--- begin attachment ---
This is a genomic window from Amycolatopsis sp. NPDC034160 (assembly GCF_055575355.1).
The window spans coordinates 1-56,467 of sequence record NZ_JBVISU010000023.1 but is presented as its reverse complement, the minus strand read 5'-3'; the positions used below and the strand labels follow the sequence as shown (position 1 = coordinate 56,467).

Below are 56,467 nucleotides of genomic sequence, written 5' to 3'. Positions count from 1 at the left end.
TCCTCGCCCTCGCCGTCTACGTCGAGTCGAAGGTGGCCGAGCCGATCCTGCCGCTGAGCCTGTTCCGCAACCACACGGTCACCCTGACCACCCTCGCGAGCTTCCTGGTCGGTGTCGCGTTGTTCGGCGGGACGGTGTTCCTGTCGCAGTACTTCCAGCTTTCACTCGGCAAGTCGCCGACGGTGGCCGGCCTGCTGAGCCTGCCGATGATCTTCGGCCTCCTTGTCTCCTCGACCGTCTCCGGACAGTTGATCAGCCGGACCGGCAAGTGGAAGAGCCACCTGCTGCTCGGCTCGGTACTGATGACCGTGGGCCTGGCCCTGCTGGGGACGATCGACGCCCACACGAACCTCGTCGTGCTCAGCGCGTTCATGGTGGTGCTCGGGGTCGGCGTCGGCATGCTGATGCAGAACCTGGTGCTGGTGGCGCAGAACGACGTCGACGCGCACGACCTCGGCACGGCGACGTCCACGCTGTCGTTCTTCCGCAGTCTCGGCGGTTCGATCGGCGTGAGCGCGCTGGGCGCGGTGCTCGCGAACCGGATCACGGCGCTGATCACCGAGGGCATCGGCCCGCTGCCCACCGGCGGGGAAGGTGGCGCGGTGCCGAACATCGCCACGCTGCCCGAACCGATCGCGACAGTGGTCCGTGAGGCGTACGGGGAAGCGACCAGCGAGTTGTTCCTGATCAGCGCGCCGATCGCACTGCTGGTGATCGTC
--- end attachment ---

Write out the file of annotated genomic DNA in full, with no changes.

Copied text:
This is a genomic window from Amycolatopsis sp. NPDC034160 (assembly GCF_055575355.1).
The window spans coordinates 1-56,467 of sequence record NZ_JBVISU010000023.1 but is presented as its reverse complement, the minus strand read 5'-3'; the positions used below and the strand labels follow the sequence as shown (position 1 = coordinate 56,467).

Below are 56,467 nucleotides of genomic sequence, written 5' to 3'. Positions count from 1 at the left end.
TCCTCGCCCTCGCCGTCTACGTCGAGTCGAAGGTGGCCGAGCCGATCCTGCCGCTGAGCCTGTTCCGCAACCACACGGTCACCCTGACCACCCTCGCGAGCTTCCTGGTCGGTGTCGCGTTGTTCGGCGGGACGGTGTTCCTGTCGCAGTACTTCCAGCTTTCACTCGGCAAGTCGCCGACGGTGGCCGGCCTGCTGAGCCTGCCGATGATCTTCGGCCTCCTTGTCTCCTCGACCGTCTCCGGACAGTTGATCAGCCGGACCGGCAAGTGGAAGAGCCACCTGCTGCTCGGCTCGGTACTGATGACCGTGGGCCTGGCCCTGCTGGGGACGATCGACGCCCACACGAACCTCGTCGTGCTCAGCGCGTTCATGGTGGTGCTCGGGGTCGGCGTCGGCATGCTGATGCAGAACCTGGTGCTGGTGGCGCAGAACGACGTCGACGCGCACGACCTCGGCACGGCGACGTCCACGCTGTCGTTCTTCCGCAGTCTCGGCGGTTCGATCGGCGTGAGCGCGCTGGGCGCGGTGCTCGCGAACCGGATCACGGCGCTGATCACCGAGGGCATCGGCCCGCTGCCCACCGGCGGGGAAGGTGGCGCGGTGCCGAACATCGCCACGCTGCCCGAACCGATCGCGACAGTGGTCCGTGAGGCGTACGGGGAAGCGACCAGCGAGTTGTTCCTGATCAGCGCGCCGATCGCACTGCTGGTGATCGTC